Also this Tuesday, the prime minister said she was committed to readjusting state pensions in line with inflation; days earlier, Hunt had deflected when asked about the matter.

In the country, a mechanism guarantees that pension amounts are corrected based on inflation, a minimum wage increase or 2.5% – readjustments are usually made in April.

“We were clear in our manifesto that we will maintain this mechanism, and I am committed to that, as is the finance minister,” Truss told parliament. On the other hand, it did not give the same guarantee to other welfare payments and foreign aid.

The fact is that Truss needs to win the support of the British: the YouGov institute reported, on Tuesday (18), that eight out of ten people disapprove of the government. The rate of 77% is the highest level of dissatisfaction in the last 11 years of monitoring.

Of those surveyed, 87% said they believe Truss is misguiding the economy. Among conservative voters, only one in five has a favorable opinion of her.

Amidst the devastating scenario, a number worries the prime minister even more: the number of parliamentarians willing to remove her from office. According to YouGov, only two in five (38%) defend her permanence; those who wish to resign reach 55% of respondents.

In practice, her departure from office is conditional on the presentation of 54 letters from her co-religionists asking for a vote of confidence, which would need the support of more than half of the Conservatives – 180 ballots. Boris Johnson went through the process shortly before resigning and survived.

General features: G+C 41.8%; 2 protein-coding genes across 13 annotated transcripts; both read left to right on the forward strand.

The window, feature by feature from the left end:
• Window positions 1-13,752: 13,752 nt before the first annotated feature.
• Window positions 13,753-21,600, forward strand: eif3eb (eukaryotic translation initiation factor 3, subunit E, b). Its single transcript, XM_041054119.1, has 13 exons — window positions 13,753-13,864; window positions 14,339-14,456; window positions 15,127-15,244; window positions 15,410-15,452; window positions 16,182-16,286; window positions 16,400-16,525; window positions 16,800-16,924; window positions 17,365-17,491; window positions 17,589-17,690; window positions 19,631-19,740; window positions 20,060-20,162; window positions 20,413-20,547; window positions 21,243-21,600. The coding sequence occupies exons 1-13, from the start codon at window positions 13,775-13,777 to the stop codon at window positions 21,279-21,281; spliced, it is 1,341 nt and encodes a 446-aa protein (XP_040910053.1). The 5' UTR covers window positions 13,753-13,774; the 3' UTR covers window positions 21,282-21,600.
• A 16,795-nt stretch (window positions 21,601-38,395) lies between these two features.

According to the British newspaper Daily Mail, about 100 Conservatives are already willing to ask for his resignation and would be pressuring Graham Brady, who heads the Conservative Party collegiate in charge of leading the party’s leadership disputes, to go ahead with the process.

Brady, however, would be reticent about a possible new change in party leadership, noting that Truss and Hunt deserve the chance to define an economic strategy by October 31, when the fiscal plan for the coming months will be presented.

Wings of the Conservative Party also try to stifle criticism. Also on Wednesday, parliament voted on a bill introduced by the Labor opposition to ban the practice known as fracking, of shale gas exploration, something that some conservative figures have also criticized.

Truss’s supporters, however, were grudgingly instructed to vote against the motion, despite their opinions. Internally, the vote was seen as a kind of vote of confidence for the leader. In the end, text was defeated by 326 votes to 230.

Conservative MP Charles Walker told the BBC that the voting scenes were regrettable and inexcusable. “It’s a reflection of how the Conservative Party is doing and, obviously, the current government.”

Truss seems to have taken another step this Tuesday to try to make his term last longer than a lettuce plant. The satirical comparison is from the tabloid Daily Star, which, inspired by a metaphor from The Economist magazine, created a live stream to follow the dispute.